If the police arrest you for allegedly committing a crime, they need to follow specific procedures that include reading you your Miranda rights, processing you at the jail, and determining your eligibility for release.
Whether you have to remain in jail for the duration of your case depends on the charges. A judge, prosecutor, and your criminal defense attorney will have a hearing to determine your release. At this hearing, the judge may set a specific amount of money — your “bail” — that you can pay to secure your release.
Bail is money or property that the court can hold while you are out of jail. Bail serves as collateral to ensure you return for your hearings and don’t leave the state or country.
Generally, bail is set higher for severe crimes and lower for more minor charges. Once you appear at your scheduled court hearings, you will get the bail money or property back at the end of the case.
Even if you are found guilty and convicted of the crime, you will still get the money back. Courts do charge an administrative fee for holding your bail money that you will not get back.
If you do not show up to your court hearings or you leave the country, the courts will take your bail money. You can’t get this money back. There will also be a new warrant for your arrest.
A “bail bond” is bail money that comes from a bondsman or bond company. If you do not have the money to make your bail amount, you can borrow it from a company.
Bond companies charge you a set rate or percentage of the bail for their services and loaning you the money. If your bail is set at $100,000, your bond agent may charge 10% of the total — $10,000 — to use their services.
While paying a bondsman is a high cost, if you or your family does not have the money, it may be necessary to get out of jail while awaiting your hearings in many situations.
The bond company will assign you a bond agent or bondsman who assures the court that you will be at your hearing. They will handle your loan for you.
You need to attend all the hearings. The bond company has to pay the full bail amount if you do not show up at court, so your bondsman will try to ensure you show up.
Contact any local bondsman or bond company to ask about their rates and requirements.
Some companies need significant collateral, like your house or property, before they lend out the money. Others need to be paid upfront, paid in full later on, or may have payment plans.
The Constitution prohibits excessive bail. This limits the amount of money you need to produce, even if it might be more than you can afford.
Bail can be expensive, but the laws around it don’t allow:
The main factors a judge will consider when setting bail are:
The judge may increase — or even deny — the bail amount if you are a danger to the public.
A less severe crime, such as disorderly conduct in public, might be set at $1,000 in your state. A more serious offense like armed robbery might be $100,000.
Most states or cities have a set amount they charge for bail. The legal term is a bail “schedule,” and judges must follow the pre-determined ranges for each criminal charge.
This schedule can be affected by things such as:
A judge will also look into your flight risk when they consider your bail. The judge wants to make sure that the bail amount will be high enough to keep you from fleeing and risk losing the money. A large amount of money typically means the person will come to court to reclaim the bail amount. If the judge thinks you are a flight risk, they may also require you to wear an ankle monitor or surrender your passport.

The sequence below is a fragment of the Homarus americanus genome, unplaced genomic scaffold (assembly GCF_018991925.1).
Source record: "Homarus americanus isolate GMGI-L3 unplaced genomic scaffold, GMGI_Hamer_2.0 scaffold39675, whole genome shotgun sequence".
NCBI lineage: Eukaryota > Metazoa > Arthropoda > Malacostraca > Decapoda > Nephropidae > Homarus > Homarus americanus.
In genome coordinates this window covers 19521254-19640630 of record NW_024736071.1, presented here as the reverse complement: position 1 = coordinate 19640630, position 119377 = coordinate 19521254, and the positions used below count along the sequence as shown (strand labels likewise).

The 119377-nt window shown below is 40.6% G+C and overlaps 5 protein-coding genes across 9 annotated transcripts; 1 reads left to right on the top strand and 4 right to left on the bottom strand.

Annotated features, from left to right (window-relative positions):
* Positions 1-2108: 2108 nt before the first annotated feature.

These schedules also have guidelines about being able to “post bail” right away, if you need to wait for a bail hearing in front of a judge, or if you must pay in cash.
Posting bail is the process of paying the courts. Once someone makes the payment to secure your release, you can leave the precinct. You can post bail in several ways:
Any property you use for bail needs to have the same cash value as your bail amount.
If your home appraises for $300,000, but your bail is $350,000, you need to find other methods to make up the difference. You might use property, cash, and a small bail bond to ensure release from custody.
You might be released through your “own recognizance.” In other words, you must promise to appear in court at a later date and do not owe any money.
Getting released on your own recognizance is by far the preferred method of posting bail. This option involves no money or property exchange with the courts. Some crimes, especially violent crimes, do not allow this type of release.
If you are seen as a threat to public safety, you can be denied bail or denied release on your own recognizance.
Once your case concludes, either through a plea bargain or a verdict, you will collect your bail money from the courts or work with your bond company. If you do not pay the bond company on time or in full, you can face:
Your bail bond is a debt until you pay it off. Personal bankruptcy does not always dismiss this type of debt, so you should consider your options with a bankruptcy attorney before filing.
An arrest and conviction can change everything. Fines or time in jail are the immediate concern, but a conviction will also mean a criminal record that can make it harder to find a job and housing for years to come. If you are arrested or learn you are under investigation, the first thing you should do is contact an experienced criminal defense attorney. You can search LawInfo’s legal directory to find a local criminal defense attorney who can protect your rights, lay out your options, and help you determine the best way to proceed with mounting a defense and limiting potential penalties.